Creative Colloquy is a submission based literary site.
It’s our aim to share Tacoma’s rich literary talents and foster relationships built upon our mutual admiration of the written word.
New Stories for 11/10/2014
Trash Day by Michael Haeflinger
Rainfall, a broken piece of floor, linoleum,
recycling to the rim with beer cans,
two neighbor girls off to school,
someplace behind the pull of sky,
a line of buildings dark all day.
Love On the Beach – An Excerpt from The Backside of Nowhere by Alec Clayton
Sue Ellen was his first love. He can recall every moment they spent together, especially the first times they made love. The first time was after a football game when they were juniors in high school. In the front seat of his daddy’s car. He’s pretty sure it ranked as the most disastrous firsts ever.
He pulled his daddy’s Pontiac onto the beach and yanked up the parking break. He cranked the driver side window down an inch or two to let in some of the cool fall air, and they faced each other and said, “Okay, here we are. Let’s do it.”
He scooted out from under the steering wheel and over to the middle of the front seat. It was a big car. There was plenty of room. They put their arms around each other, and they kissed, and he reached his hand under her blouse. “Are you sure you want to do this?” she asked.
A Touch of Shade by Lorna McGinnis
The gloom elongates, stretching up the brick walls,
Dimming them so their flushed redness fades to gray.
Then by Chelsea Vitone
Running breathless, the wind whipping her hair behind her, she was exhilarated. Branches whizzed past her face, grabbing at her clothes and stray hairs. The crisp morning air filled her lungs, burning as she flung herself down the path. She could hear his footsteps close behind her, stumbling over roots and snapping branches. She burst into the clearing and whooped victoriously, spinning on her toes to face him. As he came lumbering into her arms, grabbing her playfully around the waist and pulling her to the ground, she jolted awake and stared up at the sky, pocked with clouds.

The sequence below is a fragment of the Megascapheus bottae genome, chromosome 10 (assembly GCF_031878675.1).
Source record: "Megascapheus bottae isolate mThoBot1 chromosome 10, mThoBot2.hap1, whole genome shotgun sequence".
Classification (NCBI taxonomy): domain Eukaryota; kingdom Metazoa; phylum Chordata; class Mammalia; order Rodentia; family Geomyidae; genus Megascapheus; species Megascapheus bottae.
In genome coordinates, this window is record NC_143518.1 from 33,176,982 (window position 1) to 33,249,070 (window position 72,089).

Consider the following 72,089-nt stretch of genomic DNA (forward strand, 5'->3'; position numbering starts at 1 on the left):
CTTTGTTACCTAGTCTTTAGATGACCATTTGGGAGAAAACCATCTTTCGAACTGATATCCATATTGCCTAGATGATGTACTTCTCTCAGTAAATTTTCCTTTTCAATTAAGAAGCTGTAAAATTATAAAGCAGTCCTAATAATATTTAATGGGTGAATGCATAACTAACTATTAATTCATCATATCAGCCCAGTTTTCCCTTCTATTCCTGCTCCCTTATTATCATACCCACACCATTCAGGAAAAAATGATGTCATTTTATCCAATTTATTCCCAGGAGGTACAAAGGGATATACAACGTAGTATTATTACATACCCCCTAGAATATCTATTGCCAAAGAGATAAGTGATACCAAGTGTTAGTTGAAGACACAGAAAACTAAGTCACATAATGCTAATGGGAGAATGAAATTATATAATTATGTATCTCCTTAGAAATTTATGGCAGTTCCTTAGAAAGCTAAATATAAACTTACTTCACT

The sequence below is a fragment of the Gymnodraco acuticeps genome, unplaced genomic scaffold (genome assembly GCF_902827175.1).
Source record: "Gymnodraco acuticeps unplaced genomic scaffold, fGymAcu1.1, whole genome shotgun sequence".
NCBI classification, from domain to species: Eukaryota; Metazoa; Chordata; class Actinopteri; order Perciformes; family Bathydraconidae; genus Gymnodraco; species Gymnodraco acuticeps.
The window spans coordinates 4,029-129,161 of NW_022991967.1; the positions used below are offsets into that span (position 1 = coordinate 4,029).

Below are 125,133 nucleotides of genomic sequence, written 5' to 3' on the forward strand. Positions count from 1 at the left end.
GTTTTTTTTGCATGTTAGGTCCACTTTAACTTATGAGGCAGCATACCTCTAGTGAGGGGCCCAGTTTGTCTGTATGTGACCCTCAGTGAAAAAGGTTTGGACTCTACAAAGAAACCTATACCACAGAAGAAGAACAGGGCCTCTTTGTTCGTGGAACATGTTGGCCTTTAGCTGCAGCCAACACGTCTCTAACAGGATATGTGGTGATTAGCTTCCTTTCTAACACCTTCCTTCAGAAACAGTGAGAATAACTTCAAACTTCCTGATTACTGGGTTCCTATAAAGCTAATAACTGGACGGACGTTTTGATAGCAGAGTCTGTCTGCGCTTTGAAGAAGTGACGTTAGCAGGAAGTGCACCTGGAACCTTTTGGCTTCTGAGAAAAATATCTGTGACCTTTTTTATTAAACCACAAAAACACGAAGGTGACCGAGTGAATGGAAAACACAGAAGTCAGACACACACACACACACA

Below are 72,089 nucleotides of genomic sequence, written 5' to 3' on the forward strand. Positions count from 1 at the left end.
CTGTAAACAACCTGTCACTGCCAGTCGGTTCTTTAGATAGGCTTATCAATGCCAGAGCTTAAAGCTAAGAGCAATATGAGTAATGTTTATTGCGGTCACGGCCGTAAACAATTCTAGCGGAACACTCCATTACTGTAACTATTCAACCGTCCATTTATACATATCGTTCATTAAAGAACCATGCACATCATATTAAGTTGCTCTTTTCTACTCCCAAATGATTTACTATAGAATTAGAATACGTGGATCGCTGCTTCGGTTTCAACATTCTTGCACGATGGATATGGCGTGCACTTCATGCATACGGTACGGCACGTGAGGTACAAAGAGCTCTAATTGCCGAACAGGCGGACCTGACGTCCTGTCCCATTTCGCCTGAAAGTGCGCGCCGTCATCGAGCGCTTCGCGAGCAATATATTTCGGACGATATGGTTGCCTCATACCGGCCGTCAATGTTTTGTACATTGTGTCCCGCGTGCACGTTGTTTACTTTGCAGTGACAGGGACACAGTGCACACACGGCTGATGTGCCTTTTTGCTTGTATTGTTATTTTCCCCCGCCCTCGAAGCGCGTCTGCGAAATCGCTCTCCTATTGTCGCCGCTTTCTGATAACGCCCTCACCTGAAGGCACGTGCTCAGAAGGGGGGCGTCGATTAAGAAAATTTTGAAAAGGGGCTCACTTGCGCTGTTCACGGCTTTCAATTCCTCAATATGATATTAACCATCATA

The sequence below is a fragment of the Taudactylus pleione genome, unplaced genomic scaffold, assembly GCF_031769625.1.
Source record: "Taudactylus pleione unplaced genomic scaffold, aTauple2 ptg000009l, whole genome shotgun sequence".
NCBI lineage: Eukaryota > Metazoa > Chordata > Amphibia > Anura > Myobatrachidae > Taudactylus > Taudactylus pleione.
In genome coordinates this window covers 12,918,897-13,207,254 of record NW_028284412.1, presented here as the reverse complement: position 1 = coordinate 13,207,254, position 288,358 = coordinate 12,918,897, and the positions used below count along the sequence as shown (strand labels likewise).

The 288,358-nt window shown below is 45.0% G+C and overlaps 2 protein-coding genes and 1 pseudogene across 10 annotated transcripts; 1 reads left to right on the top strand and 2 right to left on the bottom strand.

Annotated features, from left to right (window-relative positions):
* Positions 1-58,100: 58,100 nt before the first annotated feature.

She lurched upward, the cheap paperback sliding off her chest onto the grass. Had she fallen asleep? She must have. The sun was lower in the sky than she remembered and the throng of people along the road was thinning out. The Wednesday farmer’s market always attracted a crowd. On the bench beside that shaded her, David and Shannon sat staring at her, then a knowing look passed between them.
Mobious Streets of Tacoma by M. Morford
I should have expected that question. I was, after all, applying for a job as a writer. But once she asked me that most obvious question, I realized that I didn’t know.
But it made me think.
And now I know.
I write about the hidden, forgotten and neglected corners –and characters – of Tacoma.